Such NGOs, according to him, were centred on temporary relief anchored on regime change and it would be food for votes for a preferred candidate in the opposition.
Over the years, Mr Tobaiwa said he never associated real and tangible growth with NGOs, whose agenda seems to be that of removing the elected Government from power.
As such, he was skeptical of the presence of NGOs in his district until he was introduced to Hand in Hand Zimbabwe.
Mr Tobaiwa is now the chairperson of a 20-member group called Kupfuma Ishungu, which has benefited from Hand in Hand Zimbabwe.
He said their association with Hand in Hand has resulted in an improved livelihood for him and the 19 members of the group and their families.
He said even at St Theresa Hospital, there is constant supply of fresh produce from the Kupfuma Ishungu garden which came to life after the intervention of Hand in Hand Zimbabwe. Hand in Hand invested US$14 000 by providing a solar-powered irrigation system, set up two by 5 000 litre tanks, 10 taps and a 50 by 100 meters’ perimeter fence and gate to keep animals away from the garden.
The garden is now a source of livelihood for Mr Tobaiwa and his members.
“This garden is a welcome development to us as members of Kupfuma Ishungu. We were all skeptical about associating ourselves with this NGO because from history- many of these NGO’s have been associated with regime change. They would come in during election year and give us food aid and nothing more,” he said.
Mr Tobaiwa, a father of one, said food aid breeds failure as the beneficiaries will be on the receiving end and if the NGO pulled out, like the many that pulled away, they remained poor.
“Now we have been given the fishing rod. We have the garden, it is electrified and we allocated ourselves places to till the land. It was hard at first but we were then taught business skills, that is trading, looking for markets and knowing the best crops to plant at a particular season and time. We have old women and the young and we all benefited without proper educational qualifications. We know how to plant, reap, and sell our produce and this has changed our livelihoods,” he said.
Mr Tobaiwa said there were more than 20 members when they started working with Hand in Hand Zimbabwe in 2019 but only four men and 16 women are still committed to the project.
“Working on the land is not a walk in the park, it needs dedication and we are grateful to the Government that it gave us the land and we got sponsorship from Hand in Hand Zimbabwe and we now have our destiny in our hands. No NGO can come and detect what they want,” he said.
Gogo Benhildah Gwiri, another member of the group, said she is able to buy food, send for grandchildren from proceeds from the garden.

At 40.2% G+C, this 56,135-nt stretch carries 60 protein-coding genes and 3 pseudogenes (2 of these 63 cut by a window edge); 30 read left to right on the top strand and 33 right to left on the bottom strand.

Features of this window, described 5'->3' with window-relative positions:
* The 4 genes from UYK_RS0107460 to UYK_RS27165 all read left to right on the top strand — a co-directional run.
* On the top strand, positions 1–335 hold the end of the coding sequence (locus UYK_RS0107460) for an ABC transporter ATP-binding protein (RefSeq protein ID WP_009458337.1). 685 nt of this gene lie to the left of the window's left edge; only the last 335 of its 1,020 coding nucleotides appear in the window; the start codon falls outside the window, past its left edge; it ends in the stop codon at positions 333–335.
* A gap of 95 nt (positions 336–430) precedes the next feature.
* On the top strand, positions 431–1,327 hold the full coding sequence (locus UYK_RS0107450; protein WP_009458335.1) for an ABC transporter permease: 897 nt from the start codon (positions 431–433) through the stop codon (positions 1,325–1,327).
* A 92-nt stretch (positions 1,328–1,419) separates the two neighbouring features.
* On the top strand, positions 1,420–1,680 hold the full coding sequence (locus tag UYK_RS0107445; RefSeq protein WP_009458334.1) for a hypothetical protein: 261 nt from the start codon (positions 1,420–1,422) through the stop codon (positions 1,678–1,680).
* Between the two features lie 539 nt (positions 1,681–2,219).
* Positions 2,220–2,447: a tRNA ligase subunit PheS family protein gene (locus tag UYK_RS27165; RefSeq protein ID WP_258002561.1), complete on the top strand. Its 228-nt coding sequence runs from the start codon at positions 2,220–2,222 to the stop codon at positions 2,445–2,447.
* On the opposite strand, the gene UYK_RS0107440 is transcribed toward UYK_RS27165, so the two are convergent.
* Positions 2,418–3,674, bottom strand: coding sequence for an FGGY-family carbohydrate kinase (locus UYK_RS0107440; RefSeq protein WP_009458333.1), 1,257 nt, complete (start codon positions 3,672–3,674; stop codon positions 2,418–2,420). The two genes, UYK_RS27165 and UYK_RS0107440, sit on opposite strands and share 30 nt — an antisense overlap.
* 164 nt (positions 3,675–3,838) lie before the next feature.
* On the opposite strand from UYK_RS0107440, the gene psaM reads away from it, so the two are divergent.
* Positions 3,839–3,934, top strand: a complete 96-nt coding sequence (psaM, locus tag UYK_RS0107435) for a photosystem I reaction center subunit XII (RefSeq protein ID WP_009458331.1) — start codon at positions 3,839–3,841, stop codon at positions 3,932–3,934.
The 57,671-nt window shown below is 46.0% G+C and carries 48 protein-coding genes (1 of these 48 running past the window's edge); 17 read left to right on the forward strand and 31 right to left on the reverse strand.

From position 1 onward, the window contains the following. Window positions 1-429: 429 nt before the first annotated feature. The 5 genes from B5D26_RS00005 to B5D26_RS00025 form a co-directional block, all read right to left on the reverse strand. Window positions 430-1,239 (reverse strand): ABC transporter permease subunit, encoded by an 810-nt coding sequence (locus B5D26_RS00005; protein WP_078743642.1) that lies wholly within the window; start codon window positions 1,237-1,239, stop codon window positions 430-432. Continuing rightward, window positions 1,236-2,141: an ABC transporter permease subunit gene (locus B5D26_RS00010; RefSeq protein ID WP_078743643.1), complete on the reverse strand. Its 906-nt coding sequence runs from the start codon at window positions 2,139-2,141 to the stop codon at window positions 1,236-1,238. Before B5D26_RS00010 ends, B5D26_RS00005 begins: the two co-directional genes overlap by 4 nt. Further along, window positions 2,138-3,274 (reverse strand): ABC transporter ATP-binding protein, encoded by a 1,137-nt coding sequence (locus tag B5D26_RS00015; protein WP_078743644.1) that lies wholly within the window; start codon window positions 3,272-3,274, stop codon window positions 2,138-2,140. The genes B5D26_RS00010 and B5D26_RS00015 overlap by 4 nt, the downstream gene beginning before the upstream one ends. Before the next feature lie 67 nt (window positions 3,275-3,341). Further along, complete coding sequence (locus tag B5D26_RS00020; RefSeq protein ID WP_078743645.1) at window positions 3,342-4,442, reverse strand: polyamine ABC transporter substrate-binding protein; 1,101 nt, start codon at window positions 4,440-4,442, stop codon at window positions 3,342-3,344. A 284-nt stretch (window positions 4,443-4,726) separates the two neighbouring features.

“The garden is working wonders for me as an individual and the rest of the group members. We produce and we have ready markets at the hospital and schools around us. I urge other people to utilise the land they have anywhere across the country because there are returns in the land,” she said.
Hand in Hand Zimbabwe handed over the garden to the group members early this week.
The organisation is presently supporting communities in Midlands, Matabeleland North and South provinces.
It has footsteps in seven districts from the mentioned provinces namely Bulilima, Chikomba, Chirumanzu Gwanda, Lupane, Nkayi and Shurugwi.
Headman Chin’ozho commended the NGO for changing the livelihood of the members.
“We want NGOs that are pro-development and non-political. I hear some NGOs have been banned in the country and that is good because we need to uplift the community and not discuss or be forced to participate in regime change,” he said.
The organisation is implementing the following projects Jobs Creation Project; Motivated and Entrepreneurial Youth II (MEY) Project; Community Upliftment Project (CUP); Green Enterprises Project (GEP); Market Linkages Project; Strength in Children Project; and Daughters of Africa (DoA).
Hand in Hand Zimbabwe chief executive officer Mr Felix Tete said they are in the country to uplift communities.
He said it is the duty of NGOs to teach villagers how to fish and not just provide them with fish to eat.
“We are in three provinces and seven districts and we are involved in job creation, strengthening children projects among other things. It’s all to do with complementing what the Government is doing to improve the livelihoods of the people,” said Mr Tete.
Source: The Herald Zimbabwe